Author Joseph Mattera writes about Twenty Amazing implications of the Dominion Covenant. The first is based upon the passage above: God made human kind in His Image which shows the sanctity of life. Mattera builds upon this in his second implication as God’s desire to create human beings in His own image shows creative potential and power for future caretakers of the earth. Unfortunately, modern governments and political leaders have forgotten about the Dominion Covenant.

Thus the heavens and the earth were finished, and all the host of them. And on the seventh day God ended His work which He had done; and He rested on the seventh day from all His work which He had done. And God blessed (spoke good of) the seventh day, set it apart as His own, and hallowed it, because on it God rested from all His work which He had created and done. This is the history of the heavens and of the earth when they were created. In the day that the Lord God made the earth and the heavens—Genesis 2:1-4.

Instead of trusting citizens and homeowners to do the right thing, law makers have turned the tables, given native animals, plants, and waterways more rights than human beings. As environmentalism has become a religion to liberals and progressives, the future of the Dominion Covenant is at risk. As plans for the Green New Deal expand, the natural resources within the earth which were once seen as a blessing, have now become politicized. May a spirit of common sense and a desire to be good stewards of the earth restore sanity and the Dominion Covenant can be restored.

by Jay Mankus

The Shadow of Things to Come

Foreshadowing is a literary term that serves as an indication, a warning of future events. Shakespeare mastered the art of foreshadowing, sprinkling this technique within several of his literary pieces. From a biblical point of view, the Old Testament is full of foreshadowing as hints of a Messiah started dropping following Original Sin, Genesis 3:15. Prophets of old placed imagery into the Bible to prepare first century Jews for Jesus’ arrival.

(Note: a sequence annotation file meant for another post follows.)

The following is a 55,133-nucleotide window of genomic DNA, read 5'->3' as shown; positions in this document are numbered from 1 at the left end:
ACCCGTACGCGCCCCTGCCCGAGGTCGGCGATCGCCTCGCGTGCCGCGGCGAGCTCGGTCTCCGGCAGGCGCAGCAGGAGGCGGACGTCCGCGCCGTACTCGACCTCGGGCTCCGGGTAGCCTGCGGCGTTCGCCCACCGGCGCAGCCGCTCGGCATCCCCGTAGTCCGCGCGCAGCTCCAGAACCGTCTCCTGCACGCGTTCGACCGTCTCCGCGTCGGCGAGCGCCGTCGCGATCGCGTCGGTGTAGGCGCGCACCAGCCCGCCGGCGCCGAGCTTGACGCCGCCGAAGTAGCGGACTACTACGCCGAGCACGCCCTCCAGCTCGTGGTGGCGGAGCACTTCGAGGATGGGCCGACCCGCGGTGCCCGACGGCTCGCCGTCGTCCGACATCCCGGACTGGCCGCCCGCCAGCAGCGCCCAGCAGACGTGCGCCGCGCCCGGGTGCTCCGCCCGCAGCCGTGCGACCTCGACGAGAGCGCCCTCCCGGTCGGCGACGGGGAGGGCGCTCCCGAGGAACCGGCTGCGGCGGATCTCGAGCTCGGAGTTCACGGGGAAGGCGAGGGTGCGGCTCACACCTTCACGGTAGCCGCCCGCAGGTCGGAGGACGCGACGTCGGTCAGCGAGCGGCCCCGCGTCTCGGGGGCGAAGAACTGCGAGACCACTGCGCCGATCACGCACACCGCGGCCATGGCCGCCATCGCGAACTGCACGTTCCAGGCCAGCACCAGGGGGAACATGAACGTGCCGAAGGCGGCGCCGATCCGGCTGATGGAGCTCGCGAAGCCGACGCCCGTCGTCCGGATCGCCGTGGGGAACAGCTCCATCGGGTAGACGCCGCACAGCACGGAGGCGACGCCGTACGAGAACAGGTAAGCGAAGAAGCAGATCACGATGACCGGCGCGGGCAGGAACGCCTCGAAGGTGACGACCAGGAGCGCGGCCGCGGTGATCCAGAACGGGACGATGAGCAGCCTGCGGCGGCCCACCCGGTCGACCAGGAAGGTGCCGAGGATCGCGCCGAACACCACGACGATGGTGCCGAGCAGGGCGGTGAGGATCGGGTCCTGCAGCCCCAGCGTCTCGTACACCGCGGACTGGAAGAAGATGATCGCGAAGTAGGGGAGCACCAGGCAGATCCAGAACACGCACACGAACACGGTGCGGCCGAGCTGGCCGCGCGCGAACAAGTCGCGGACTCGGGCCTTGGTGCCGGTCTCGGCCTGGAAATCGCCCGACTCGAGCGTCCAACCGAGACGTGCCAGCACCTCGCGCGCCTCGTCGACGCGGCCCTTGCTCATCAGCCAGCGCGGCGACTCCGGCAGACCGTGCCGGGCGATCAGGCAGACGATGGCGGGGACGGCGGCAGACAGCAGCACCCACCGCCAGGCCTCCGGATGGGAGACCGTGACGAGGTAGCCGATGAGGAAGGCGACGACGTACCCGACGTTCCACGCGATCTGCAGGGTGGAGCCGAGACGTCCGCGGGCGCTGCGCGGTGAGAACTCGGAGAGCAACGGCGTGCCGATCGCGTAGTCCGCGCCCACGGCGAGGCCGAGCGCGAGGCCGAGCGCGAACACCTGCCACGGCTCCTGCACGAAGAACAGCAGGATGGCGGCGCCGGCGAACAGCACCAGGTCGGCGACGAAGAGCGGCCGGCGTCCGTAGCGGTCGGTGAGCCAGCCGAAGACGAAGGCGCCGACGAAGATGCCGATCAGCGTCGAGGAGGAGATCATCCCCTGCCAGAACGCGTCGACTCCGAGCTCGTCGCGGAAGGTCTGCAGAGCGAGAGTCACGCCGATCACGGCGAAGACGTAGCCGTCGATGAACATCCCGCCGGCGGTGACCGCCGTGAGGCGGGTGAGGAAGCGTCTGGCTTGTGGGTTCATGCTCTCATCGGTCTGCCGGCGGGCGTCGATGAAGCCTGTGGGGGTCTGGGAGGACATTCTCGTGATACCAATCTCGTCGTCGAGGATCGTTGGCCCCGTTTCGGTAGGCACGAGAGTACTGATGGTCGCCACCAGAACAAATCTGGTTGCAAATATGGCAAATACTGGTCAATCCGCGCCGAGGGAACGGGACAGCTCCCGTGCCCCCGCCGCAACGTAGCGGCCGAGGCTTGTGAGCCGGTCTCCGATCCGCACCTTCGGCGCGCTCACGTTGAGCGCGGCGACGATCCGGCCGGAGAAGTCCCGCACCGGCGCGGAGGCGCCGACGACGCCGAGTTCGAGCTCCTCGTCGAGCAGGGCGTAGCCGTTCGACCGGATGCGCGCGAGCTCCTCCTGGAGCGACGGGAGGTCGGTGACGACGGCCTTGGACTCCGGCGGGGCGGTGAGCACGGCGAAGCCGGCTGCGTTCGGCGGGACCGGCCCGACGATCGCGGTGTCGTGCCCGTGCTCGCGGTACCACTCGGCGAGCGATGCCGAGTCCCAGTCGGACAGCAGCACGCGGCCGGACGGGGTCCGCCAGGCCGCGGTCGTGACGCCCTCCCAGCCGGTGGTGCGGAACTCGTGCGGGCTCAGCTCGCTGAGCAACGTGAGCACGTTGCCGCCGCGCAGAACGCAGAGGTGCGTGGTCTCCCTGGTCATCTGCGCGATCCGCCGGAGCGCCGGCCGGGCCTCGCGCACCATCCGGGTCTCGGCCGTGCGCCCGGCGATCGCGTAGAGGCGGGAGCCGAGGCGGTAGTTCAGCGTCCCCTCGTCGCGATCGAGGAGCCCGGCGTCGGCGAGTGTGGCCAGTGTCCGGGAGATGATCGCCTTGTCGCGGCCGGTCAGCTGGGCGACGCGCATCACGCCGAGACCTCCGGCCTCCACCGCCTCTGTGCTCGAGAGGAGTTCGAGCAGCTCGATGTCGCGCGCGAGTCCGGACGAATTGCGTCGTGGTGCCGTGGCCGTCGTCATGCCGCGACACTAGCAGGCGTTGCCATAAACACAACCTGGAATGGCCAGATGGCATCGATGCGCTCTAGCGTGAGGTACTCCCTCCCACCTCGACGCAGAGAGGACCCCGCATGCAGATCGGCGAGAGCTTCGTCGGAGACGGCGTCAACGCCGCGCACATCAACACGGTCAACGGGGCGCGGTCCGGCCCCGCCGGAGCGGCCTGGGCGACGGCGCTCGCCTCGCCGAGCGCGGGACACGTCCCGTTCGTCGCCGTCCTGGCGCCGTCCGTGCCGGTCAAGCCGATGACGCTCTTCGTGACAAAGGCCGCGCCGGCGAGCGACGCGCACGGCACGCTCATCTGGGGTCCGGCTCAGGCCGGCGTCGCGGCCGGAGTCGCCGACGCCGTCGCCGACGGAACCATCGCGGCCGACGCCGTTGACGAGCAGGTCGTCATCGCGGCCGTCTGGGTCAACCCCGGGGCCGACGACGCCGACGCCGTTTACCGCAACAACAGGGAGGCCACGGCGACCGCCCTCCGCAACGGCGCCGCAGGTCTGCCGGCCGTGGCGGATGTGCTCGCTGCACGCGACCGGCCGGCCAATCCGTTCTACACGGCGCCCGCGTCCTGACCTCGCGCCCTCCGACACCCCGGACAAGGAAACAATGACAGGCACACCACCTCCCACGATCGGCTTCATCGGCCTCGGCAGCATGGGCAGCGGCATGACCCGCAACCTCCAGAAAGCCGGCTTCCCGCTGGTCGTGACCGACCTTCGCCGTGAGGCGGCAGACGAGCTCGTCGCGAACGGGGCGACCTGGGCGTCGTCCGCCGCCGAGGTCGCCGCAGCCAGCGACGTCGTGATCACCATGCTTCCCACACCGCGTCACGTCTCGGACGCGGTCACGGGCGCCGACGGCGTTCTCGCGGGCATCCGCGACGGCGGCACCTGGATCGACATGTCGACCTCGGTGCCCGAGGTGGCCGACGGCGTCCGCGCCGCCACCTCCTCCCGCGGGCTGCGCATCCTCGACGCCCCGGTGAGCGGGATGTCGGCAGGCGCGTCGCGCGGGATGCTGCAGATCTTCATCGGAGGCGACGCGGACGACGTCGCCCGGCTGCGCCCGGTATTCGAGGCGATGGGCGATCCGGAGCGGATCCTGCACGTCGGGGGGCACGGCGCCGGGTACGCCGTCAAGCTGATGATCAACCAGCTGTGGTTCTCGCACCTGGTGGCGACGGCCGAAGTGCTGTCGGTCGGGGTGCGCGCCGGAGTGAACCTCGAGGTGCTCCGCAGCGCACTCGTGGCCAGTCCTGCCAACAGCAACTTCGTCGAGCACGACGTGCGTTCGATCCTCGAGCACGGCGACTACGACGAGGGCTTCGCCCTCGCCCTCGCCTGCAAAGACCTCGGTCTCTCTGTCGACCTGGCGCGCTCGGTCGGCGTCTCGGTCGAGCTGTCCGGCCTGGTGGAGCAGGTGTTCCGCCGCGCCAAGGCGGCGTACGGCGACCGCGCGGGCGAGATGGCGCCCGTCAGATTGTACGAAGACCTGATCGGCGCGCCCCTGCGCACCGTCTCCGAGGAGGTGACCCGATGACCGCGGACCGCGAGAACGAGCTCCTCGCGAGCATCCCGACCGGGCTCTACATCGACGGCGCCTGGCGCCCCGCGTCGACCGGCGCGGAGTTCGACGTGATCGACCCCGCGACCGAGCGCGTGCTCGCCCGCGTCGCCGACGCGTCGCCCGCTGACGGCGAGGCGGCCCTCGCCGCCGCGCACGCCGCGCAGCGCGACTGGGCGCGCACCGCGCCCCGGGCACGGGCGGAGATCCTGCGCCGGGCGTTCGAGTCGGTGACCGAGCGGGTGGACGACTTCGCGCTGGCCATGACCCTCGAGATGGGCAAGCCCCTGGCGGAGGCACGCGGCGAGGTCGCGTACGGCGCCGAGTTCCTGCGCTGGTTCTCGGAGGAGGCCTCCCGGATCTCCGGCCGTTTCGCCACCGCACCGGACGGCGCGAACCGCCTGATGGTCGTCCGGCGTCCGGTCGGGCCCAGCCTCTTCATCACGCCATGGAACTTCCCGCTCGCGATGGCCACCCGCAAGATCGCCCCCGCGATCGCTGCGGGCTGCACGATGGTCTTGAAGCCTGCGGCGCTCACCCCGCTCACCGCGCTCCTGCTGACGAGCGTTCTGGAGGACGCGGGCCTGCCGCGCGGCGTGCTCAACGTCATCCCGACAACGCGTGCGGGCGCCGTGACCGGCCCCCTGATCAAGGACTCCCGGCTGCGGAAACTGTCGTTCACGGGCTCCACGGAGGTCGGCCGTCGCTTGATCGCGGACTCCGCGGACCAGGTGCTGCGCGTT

Such [things] are only the shadow of things that are to come, and they have only a symbolic value. But the reality (the substance, the solid fact of what is foreshadowed, the body of it) belongs to Christ, Colossians 2:17.

In a letter to the Church at Corinth, the apostle Paul refers to the shadow of things to come. This passage serves as a way to unwrap the science of God. Theology unveils the connection between Jesus and God the Father. Colossians 2:13-15 illustrates how Jesus was able to conquer death and cancel the written code set up in the Old Testament. The foreshadowing here is likely the future church, belonging to and united by Jesus.

Let no one defraud you by acting as an umpire and declaring you unworthy and disqualifying you for the prize, insisting on self-abasement and worship of angels, taking his stand on visions [he claims] he has seen, vainly puffed up by his sensuous notions and inflated by his unspiritual thoughts and fleshly conceit, Colossians 2:18.

Unfortunately, premature judgements, labeling and stereotypes have corrupted modern day churches. As leaders act as umpires instead of spiritual mentors, the gospel message has been watered down. When preachers end up becoming hypocrites, void of any spiritually fruit, souls are left with a bad taste. If Christians aren’t prepared for the storms of life, the shadow of things to come will bring ruin rather than rest. May this blog serve as a warning to prepare yourself for future rough patches, James 1:3-6, like a shadow of things to come.

by Jay Mankus